Glitches

Just a quick gripe here—

On my post yesterday, “The Village of Useless Women”, the comments were turned off. (I have since turned them back on.) I didn’t know until late yesterday when I saw my readers who almost always commented, didn’t. And I remembered a couple of my fellow bloggers in the past telling me they’d had trouble with the like or comment (or both) option not appearing on some of their posts. So I went into WordPress administrator, and sure enough, the discussion tab was unchecked for that post. I know I didn’t do it…so the question is, who did? Or what did? 😳

I guess I’ll just have to chalk it up to the WP Glitch Hobgoblins, cousins to the PC, Mac, and Android Glitch Hobgoblins. They sure are a busy bunch.

If any of y’all have had this problem, was it a one-time thing, or was it ongoing? Was it resolved, or do you have to always make sure before publishing a post that comments are enabled?

Irritating…😬

Update–

And now comments, which I enabled this morning, have been closed (not by me) on my last post. What’s up with that? Did WP think it politically incorrect? Or am I just being paranoid???😳

Rules

I read a blog post recently about the use of correct grammar in creative writing, where the author was questioning if there are any hard and fast rules.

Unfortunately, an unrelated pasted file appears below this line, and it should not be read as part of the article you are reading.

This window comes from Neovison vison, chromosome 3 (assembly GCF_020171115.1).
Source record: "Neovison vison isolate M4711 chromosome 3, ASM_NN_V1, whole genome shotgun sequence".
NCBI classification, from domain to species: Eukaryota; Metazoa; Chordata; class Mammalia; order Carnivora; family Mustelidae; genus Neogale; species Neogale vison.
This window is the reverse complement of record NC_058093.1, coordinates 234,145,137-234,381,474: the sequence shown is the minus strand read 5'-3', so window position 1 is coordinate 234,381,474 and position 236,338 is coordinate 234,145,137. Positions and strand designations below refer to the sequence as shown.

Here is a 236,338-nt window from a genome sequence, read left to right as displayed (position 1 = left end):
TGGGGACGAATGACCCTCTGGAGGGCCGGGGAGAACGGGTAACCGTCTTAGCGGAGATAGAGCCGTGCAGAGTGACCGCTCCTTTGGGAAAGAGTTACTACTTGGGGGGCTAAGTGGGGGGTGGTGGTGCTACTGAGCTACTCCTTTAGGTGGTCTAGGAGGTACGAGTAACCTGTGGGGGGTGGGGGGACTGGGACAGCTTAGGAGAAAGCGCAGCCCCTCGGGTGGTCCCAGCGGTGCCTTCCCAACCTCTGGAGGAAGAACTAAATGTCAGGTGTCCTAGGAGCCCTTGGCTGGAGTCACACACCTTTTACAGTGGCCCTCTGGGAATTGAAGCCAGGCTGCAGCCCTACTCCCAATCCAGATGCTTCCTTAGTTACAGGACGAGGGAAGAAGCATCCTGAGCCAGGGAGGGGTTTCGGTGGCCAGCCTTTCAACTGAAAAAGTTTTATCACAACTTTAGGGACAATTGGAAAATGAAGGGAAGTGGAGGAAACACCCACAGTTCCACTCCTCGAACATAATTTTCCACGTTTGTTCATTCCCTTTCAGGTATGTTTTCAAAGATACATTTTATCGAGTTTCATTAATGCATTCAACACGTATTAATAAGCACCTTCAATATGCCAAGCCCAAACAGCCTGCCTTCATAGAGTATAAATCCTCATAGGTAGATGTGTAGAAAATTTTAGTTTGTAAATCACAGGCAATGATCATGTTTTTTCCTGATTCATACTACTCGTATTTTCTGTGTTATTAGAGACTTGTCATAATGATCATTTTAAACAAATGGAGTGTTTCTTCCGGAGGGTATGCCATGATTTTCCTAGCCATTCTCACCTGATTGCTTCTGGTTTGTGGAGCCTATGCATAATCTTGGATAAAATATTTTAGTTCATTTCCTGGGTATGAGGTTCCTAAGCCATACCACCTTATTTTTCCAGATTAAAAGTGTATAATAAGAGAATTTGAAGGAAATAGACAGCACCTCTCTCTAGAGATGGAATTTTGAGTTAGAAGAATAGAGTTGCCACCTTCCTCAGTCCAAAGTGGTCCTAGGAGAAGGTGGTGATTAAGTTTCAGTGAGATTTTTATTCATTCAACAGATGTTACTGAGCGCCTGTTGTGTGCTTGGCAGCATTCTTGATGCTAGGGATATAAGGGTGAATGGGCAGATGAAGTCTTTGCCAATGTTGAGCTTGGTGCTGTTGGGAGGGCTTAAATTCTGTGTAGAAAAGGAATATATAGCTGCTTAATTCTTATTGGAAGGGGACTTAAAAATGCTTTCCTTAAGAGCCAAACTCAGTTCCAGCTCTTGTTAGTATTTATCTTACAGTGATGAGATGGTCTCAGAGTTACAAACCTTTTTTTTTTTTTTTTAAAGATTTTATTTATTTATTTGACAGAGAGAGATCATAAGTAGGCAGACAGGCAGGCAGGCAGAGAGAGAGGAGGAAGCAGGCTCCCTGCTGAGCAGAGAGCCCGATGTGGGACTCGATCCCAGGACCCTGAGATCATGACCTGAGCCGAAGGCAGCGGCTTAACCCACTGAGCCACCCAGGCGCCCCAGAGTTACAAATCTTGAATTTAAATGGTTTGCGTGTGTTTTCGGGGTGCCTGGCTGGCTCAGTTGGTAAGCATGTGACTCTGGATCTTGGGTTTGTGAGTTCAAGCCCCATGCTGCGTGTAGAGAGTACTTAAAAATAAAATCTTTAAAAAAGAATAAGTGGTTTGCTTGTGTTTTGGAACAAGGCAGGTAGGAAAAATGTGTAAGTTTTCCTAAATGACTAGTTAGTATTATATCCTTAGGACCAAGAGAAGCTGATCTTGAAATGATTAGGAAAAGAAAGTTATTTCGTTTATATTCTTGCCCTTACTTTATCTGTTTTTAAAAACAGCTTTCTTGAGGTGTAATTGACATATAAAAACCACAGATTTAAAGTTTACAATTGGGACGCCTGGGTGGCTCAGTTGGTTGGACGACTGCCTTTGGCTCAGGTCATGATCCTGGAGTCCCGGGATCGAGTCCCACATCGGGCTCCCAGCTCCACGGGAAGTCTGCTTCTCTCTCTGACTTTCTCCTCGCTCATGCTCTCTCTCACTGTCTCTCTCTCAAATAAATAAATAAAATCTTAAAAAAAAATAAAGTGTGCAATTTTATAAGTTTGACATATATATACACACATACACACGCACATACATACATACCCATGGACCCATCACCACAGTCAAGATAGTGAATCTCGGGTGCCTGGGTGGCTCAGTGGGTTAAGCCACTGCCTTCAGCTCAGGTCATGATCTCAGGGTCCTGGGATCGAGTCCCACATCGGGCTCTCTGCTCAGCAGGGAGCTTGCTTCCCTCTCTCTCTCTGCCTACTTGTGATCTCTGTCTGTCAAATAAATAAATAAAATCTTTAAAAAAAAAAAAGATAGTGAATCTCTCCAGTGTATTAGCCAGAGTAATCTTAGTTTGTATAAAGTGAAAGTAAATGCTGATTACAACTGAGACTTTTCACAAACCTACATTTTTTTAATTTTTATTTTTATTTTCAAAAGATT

It depends…

Are you writing only for pleasure or a hobby? If so, it doesn’t matter whether or not you use the correct verb tense, misplace a modifier, or use quotation marks when you should have used italics, or vice versa.

But if you are a serious writer, are self-publishing or looking for an agent, you can’t pitch the rules out the window. Some think if you tell an engaging story, your manuscript will be snatched up, and an editor will fix the poor grammar; that’s not going to happen unless you have a unique angle, such as being raised on a remote island by a family of seals. A few grammatical mistakes and typos most likely will be overlooked; but a manuscript littered with errors will not. And as for self-publishing, yes, you can publish your book sans editing. But do you really want your sloppy grammar out there for all the world to see?

It all boils down to whether, for you, writing is an avocation or vocation. If it’s an avocation, you can throw caution—or nouns and verbs—to the wind. Write with impunity. But if writing is a vocation, tread that grammatical minefield with care, even on your personal blog. When considering whether or not to take you on, literary agents and publishers have been known to google your name or byline, with many asking outright for the address of your blog/website. So it’s best that any piece of writing with your name attached to it is as error-free as you can make it.

Some use blogging as a pastime. Some use it to stretch their creative legs. How you use blogging should dictate your adherence to proper grammar.

©2019 KT Workman